Scientists are getting more interested in scrutinizing how technology is changing the way people interact, especially now that many would rather text than pick up the phone. Luckily, a new study found that including your partner in social media posts about your life may help your relationship.
As EurekAlert! noted, word out of Carnegie Mellon University is that online social tools such as Facebook may not be entirely terrible for your romantic life... if your partner is included in all the posting and "liking."
The conclusion is actually the culmination of five studies put on by researchers at both Carnegie Mellon and the University of Kansas, EurekAlert! noted, with the first summation hardly being surprising: That sharing information online can indeed get in the way of romance.
However, the exception was if you often post about your life and include your special person in your posts.
The site added that this is the first time the question of how someone's online posting is perceived, either negatively or positively, by their intimate partner has been studied.
"Prior research has shown that self-disclosure positively affects offline relationships," Dr. Juwon Lee, a post-doctoral researcher in Carnegie Mellon's Dietrich College of Humanities and Social Sciences said, per science site Phys.org.
"We wanted to explore whether that would remain the case in an online context, where users can share detailed information with large audiences — a phenomenon that typically wouldn't be possible in person," Lee added.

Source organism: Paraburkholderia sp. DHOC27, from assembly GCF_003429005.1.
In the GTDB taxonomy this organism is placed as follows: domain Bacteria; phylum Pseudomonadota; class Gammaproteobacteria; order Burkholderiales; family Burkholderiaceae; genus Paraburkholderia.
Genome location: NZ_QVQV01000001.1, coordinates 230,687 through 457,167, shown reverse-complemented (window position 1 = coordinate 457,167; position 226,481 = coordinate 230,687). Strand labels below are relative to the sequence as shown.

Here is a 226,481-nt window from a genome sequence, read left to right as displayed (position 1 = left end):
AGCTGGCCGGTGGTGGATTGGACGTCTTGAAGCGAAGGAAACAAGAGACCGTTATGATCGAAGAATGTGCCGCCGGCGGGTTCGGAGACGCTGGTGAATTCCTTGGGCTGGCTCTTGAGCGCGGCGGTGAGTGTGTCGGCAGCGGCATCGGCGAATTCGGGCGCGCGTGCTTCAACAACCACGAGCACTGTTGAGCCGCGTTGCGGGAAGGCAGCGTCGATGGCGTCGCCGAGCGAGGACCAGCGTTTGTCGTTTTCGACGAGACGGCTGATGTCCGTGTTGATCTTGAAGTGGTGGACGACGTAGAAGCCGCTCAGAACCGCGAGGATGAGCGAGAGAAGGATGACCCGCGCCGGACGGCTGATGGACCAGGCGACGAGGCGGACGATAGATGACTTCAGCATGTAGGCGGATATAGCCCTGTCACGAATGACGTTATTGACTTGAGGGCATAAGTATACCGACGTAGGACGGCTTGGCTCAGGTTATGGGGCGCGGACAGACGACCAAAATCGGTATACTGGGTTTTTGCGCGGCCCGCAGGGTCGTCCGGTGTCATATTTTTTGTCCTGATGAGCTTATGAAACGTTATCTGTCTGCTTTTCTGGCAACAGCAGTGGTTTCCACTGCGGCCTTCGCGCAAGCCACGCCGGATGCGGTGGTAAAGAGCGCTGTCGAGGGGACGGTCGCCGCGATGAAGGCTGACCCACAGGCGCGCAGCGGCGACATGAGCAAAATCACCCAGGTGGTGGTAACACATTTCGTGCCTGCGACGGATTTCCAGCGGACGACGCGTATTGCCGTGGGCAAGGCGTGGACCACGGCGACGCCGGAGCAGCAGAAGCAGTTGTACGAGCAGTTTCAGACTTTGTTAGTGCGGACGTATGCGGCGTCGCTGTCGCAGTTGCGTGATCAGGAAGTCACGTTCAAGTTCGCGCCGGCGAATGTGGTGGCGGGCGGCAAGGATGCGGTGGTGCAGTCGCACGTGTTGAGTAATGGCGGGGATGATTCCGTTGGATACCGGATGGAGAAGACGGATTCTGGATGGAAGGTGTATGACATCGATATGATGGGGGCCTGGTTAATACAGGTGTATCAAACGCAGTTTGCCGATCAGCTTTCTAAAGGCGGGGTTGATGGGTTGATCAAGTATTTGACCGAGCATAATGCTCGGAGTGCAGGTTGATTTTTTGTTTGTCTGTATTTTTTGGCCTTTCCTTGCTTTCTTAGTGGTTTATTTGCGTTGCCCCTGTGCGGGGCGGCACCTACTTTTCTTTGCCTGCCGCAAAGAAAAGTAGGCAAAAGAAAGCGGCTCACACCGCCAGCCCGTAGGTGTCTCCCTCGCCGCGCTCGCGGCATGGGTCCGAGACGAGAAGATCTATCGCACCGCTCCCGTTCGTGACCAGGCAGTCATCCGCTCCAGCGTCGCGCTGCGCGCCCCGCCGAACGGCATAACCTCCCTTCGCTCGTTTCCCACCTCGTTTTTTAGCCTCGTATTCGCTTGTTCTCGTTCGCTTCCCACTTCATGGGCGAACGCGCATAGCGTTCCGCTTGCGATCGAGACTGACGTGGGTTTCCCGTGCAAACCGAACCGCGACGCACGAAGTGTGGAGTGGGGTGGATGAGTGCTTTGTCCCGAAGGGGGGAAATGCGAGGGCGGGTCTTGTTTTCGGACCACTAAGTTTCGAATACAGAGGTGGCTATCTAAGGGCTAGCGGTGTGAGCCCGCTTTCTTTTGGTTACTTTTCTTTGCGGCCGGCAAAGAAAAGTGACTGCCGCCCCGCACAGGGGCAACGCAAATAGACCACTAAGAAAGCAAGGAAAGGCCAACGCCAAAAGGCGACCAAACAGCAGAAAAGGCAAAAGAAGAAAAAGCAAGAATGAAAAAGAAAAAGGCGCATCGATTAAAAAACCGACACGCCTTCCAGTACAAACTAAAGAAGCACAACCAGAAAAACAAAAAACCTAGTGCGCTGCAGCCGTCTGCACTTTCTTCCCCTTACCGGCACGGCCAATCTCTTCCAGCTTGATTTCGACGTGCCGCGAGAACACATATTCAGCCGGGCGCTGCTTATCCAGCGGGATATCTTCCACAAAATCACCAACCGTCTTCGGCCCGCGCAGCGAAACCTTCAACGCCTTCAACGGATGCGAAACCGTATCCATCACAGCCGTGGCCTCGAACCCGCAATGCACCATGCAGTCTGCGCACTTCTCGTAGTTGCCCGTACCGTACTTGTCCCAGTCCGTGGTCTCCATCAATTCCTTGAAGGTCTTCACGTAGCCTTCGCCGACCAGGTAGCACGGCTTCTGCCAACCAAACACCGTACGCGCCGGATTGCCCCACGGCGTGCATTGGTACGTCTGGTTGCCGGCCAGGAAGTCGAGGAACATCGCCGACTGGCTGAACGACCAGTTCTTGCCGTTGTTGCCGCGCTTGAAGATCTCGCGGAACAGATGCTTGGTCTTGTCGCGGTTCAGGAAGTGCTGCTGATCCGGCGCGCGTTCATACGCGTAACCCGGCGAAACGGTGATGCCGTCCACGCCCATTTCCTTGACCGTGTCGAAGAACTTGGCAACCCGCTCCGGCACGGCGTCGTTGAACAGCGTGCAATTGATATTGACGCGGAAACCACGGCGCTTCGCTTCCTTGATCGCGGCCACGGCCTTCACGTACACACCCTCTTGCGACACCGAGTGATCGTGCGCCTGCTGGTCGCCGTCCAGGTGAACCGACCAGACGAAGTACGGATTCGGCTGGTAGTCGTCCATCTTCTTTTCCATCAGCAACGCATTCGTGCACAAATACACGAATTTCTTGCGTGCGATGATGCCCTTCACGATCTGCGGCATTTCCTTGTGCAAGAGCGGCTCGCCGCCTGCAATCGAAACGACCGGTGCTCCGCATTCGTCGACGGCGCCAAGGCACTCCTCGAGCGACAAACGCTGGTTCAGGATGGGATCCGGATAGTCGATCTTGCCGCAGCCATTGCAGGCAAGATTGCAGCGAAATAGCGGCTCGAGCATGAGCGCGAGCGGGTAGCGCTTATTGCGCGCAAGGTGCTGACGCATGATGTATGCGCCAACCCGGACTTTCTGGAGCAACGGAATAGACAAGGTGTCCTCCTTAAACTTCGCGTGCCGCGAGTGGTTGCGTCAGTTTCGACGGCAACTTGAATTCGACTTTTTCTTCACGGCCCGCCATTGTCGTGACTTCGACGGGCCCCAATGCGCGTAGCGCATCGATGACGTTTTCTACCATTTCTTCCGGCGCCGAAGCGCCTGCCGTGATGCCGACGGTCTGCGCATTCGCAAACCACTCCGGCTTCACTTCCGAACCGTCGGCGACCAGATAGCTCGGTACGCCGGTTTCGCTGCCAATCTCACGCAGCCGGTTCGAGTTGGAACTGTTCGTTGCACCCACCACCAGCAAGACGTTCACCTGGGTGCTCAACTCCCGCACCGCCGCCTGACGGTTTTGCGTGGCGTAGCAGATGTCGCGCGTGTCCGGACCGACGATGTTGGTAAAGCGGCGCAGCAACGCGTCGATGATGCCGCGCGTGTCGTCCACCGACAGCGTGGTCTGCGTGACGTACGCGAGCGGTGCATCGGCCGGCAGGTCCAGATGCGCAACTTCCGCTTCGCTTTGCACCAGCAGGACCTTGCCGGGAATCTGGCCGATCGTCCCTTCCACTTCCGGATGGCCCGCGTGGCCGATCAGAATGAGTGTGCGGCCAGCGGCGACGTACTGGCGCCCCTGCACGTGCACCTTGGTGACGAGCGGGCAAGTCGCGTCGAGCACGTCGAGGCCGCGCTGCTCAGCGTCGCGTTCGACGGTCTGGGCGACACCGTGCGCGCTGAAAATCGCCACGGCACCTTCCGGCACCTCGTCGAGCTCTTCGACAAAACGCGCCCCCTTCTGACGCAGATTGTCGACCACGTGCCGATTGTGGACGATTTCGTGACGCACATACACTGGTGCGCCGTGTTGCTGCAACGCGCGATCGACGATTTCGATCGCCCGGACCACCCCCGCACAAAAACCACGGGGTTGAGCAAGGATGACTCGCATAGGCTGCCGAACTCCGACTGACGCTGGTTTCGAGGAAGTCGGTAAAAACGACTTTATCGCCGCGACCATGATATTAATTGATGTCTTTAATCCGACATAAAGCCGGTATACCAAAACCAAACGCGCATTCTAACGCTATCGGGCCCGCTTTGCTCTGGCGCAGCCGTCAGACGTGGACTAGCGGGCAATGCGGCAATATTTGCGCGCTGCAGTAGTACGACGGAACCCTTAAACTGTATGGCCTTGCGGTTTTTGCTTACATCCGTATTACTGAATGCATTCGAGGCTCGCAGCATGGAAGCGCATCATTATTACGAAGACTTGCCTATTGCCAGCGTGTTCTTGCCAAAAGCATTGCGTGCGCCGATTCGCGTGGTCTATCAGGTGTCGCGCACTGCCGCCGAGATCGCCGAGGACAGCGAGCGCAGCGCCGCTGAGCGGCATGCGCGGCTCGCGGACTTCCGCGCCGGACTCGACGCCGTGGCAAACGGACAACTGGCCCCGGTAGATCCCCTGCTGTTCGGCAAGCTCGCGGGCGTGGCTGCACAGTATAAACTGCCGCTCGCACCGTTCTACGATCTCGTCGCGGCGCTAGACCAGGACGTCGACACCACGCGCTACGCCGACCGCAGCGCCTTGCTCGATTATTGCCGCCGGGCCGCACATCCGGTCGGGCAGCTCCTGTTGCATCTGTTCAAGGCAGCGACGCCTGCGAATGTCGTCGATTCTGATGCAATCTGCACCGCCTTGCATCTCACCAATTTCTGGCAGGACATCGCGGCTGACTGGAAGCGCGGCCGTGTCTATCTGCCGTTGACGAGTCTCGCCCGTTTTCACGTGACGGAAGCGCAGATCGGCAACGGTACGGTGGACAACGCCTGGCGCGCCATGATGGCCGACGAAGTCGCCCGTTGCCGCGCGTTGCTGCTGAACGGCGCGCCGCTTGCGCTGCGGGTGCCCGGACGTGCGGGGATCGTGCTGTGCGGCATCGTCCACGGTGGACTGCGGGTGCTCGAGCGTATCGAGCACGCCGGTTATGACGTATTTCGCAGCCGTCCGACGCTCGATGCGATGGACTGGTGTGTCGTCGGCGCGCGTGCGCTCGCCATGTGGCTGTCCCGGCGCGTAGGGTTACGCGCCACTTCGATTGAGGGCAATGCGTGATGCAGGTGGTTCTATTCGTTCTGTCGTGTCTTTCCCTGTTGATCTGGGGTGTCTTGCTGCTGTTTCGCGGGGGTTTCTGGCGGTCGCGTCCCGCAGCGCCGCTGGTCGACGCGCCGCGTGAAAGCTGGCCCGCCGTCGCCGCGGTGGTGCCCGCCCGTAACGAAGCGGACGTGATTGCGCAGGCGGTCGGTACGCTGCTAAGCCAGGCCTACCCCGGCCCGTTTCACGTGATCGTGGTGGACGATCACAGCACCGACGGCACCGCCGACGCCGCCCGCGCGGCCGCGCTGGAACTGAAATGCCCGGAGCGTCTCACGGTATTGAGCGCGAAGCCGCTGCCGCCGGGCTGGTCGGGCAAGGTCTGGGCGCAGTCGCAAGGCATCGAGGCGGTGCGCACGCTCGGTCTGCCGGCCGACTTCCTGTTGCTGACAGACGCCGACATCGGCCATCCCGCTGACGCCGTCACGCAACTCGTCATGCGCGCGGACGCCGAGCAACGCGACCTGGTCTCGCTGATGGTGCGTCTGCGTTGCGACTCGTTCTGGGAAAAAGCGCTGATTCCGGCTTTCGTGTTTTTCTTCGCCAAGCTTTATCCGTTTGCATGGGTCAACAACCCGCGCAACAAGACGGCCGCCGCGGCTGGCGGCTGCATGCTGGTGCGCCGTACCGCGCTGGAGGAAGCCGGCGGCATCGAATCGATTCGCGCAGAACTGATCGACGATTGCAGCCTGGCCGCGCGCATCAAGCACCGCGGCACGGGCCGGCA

Study authors compared how posting personal details online affected relationships in both the online and offline worlds, and what generally happened when one person posted more about their own endeavors than their life with their partner, Carnegie Mellon University noted.
The not-entirely-surprising results? When an individual shared personal information with large groups on social media, it negatively impacted their partner's thoughts about the relationship.
"On the other hand, when you include a significant other in your post, perhaps as confirming a relationship status online or posting a photo together, we found that it counters the negative effects of online disclosure, increasing the feelings of intimacy and satisfaction," Omri Gillath, a professor of psychology at KU who co-authored the study, said, per Carnegie Mellon.
"This validates the relationship, and a partner likely would see their significant other's post as caring and inclusive," Gillath added, according to the website.
Lee also noted that for many, day-to-day phone conversations have been replaced with keeping up with your community on social media, so there's sure a lot to study about how changes in technology affect the way we interact with our friends and family, Phys.org noted.
Friendships, for example, were not overly affected by how or what a person posted, according to EurekAlert!.
I feel like I'm always reading stories about how relationship experts have reservations about too much cute-couple posting.
For example, dating pros told Martha Stewart Weddings in 2018 that it's important for a couple to not fall too much in love with their online image — say writing a ton on each other's Facebook walls instead of having real conversations or experiences in person.
A lot of this may sound basic, but I know what other people are saying or doing on Facebook does creep in. For example, if I see people posting something (like a trip to Paris) that I want in my own life, it's easy to react.
There are sure to be more studies on the way, but in the meantime, we already know that meaningful connection counts.
A separate study from Carnegie Mellon in 2016 found that people's direct online comments to a Facebook friend who needed support boosted that person's esteem, as opposed to other followers just "liking" their post.
At the end of the day, it's the actual relationships and experience we have in life that counts, not so much virtual ones.